Robert Eller

Coming up Monday night, April 24th, at Patrick Beaver Memorial Library is the debut of my new book, Well-Crafted: The History of Furniture Manufacturing in Western North Carolina. I invite you to come see me. After all the stories about the making of furniture in these columns over the last two years, the final resting place for them and more can be found in this book. Here’s how it all began.

As a kid in high school, my parents believed that I needed a taste of the real world. I suspect now that it was a spur to get me to want to go to college. I did not at the time. The school had a program where after morning classes, you went to a job in the afternoon. I loaded trucks, built pallets and swept up, whatever the warehouse needed.

I saw firsthand what life in a shop was like. The work, the boredom, the practical jokes, it was there everyday. I “grabbed it and grunted” as they said when a truck or a railroad car needed loading, gaining an education about the region’s core industry. I got caught up in shop traffic every afternoon, participated in the mad dash at lunch and break, and learned the politics of adult interaction, the hard way.Well-Crafted: The History of Furniture

After a long and sordid path to college, I was in grad school looking for a thesis subject. Ba-bing. Furniture! Back in those days, researching the topic was primitive by current standards. I wrote about a sixth of what is in the current book, looking for the origins. Why here? How did it get started? Who started it? How did they make a go of it?

Each company had a different birth but collectively, they built an industry that the rest of the nation noticed, and bought.

When I worked in furniture, it was in the 70s, the heyday of the business. Factories were pumping out chairs, tables, beds, chests and dressers. The smell of varnish hung in the air. You couldn’t get around in Hickory every April and October, when the furniture market was in town. Heady days. However, by the time I wrote the thesis, things had changed. Everyone was worried about “offshoring” and they were right to be concerned. It looked like the death of a once dominate industry. For years, I thought that writing the story would be a ‘rise and fall’ tale of a great business, lost in a post-modern world.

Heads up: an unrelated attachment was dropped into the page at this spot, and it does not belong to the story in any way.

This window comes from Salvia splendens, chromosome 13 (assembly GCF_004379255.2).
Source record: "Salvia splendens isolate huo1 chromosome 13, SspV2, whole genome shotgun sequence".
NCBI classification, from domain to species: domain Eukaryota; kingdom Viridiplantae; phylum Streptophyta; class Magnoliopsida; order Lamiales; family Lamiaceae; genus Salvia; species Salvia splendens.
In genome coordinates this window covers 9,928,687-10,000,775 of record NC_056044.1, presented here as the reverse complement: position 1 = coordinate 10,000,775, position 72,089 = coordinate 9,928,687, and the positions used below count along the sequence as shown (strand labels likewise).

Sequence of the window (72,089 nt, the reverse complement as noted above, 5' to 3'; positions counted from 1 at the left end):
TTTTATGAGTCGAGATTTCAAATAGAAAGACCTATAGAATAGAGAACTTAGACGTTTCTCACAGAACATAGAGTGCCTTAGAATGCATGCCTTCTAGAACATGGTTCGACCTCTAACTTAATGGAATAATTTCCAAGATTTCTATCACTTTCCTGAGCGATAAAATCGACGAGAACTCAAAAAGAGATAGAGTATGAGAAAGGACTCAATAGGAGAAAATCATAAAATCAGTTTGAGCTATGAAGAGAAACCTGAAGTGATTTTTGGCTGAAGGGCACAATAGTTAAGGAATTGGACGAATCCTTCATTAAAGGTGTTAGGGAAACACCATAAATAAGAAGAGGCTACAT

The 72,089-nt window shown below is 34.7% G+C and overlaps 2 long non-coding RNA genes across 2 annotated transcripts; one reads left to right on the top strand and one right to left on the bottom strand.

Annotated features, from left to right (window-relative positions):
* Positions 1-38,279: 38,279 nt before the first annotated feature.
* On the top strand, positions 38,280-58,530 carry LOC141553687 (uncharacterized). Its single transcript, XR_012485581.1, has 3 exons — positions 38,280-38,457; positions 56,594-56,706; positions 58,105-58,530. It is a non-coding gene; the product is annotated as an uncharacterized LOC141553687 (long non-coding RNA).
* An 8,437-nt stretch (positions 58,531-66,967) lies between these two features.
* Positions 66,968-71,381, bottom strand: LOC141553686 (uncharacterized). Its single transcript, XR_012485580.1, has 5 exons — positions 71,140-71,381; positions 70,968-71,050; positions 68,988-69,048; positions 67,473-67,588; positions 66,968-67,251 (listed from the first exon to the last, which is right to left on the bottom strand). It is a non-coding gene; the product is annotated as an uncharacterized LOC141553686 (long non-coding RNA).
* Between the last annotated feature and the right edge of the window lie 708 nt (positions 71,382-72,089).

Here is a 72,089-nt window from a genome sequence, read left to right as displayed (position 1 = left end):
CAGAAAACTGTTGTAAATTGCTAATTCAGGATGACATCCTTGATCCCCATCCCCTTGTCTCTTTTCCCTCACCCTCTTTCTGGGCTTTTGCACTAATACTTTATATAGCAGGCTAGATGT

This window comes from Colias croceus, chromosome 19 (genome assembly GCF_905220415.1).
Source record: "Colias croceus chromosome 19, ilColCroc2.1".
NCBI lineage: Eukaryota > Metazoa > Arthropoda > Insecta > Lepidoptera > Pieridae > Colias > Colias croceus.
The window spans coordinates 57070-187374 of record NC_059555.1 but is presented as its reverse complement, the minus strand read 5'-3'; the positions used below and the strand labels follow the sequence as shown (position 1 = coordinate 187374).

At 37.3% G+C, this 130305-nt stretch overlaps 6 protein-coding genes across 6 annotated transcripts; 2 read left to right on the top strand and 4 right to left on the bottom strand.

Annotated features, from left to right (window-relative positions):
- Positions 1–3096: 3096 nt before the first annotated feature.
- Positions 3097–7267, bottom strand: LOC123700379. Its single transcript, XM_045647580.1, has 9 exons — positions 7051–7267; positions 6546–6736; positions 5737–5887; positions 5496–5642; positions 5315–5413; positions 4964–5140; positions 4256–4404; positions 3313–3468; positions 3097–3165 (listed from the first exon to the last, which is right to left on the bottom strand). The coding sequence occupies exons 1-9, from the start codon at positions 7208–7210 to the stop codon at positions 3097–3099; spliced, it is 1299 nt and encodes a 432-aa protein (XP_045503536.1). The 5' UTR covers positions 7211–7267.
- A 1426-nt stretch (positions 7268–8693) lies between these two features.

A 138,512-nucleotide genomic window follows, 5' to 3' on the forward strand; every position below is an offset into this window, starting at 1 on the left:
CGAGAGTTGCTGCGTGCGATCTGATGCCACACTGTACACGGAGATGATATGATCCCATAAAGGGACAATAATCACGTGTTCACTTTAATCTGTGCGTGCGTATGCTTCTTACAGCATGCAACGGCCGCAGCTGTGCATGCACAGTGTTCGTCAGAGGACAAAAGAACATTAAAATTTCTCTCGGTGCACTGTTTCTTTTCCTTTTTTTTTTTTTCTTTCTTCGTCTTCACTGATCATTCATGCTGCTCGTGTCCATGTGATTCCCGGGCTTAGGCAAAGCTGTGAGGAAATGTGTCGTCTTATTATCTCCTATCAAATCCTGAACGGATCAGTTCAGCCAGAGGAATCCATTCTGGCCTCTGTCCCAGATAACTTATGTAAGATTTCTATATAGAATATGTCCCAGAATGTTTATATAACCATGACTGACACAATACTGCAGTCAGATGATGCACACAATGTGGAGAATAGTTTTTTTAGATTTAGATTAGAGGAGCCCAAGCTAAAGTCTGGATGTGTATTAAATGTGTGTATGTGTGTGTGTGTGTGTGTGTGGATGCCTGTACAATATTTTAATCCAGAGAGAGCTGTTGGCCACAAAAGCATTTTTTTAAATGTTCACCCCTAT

The downturn was striking, hard and at times, cruel. Once corporate takeover occurred, peoples lives in Hickory, Morganton and Lenoir changed, and not for the better. One far-off furniture executive said that they were not closing factories fast enough. Back on the production line, folks were bewildered, then bitter, and right to be.

It took a few conversations with furniture icon Leroy Lail to resurrect the idea that a book on the area’s furniture industry could be something more than the story of an industry train wreck. He rightly pointed to the fact that upholstery never really left. Talking to him and legends like John Bray, both excellent historians in their own right, helped me see that this tale had a rebirth angle to it. In terms of employment and pride, the industry is so much better off now than it was fifteen years ago, when all looked bleak. So here we are, the time is right and the book is out.

The event starts at 6:00pm. Bring your questions and your stories. We should all celebrate what our great-grandparents started back in the 19th century, an industry sector that sends its product to the rest of the world, and one that has put a lot of food on a lot of foothills tables. It should be a good conversation. I’ll save you a seat.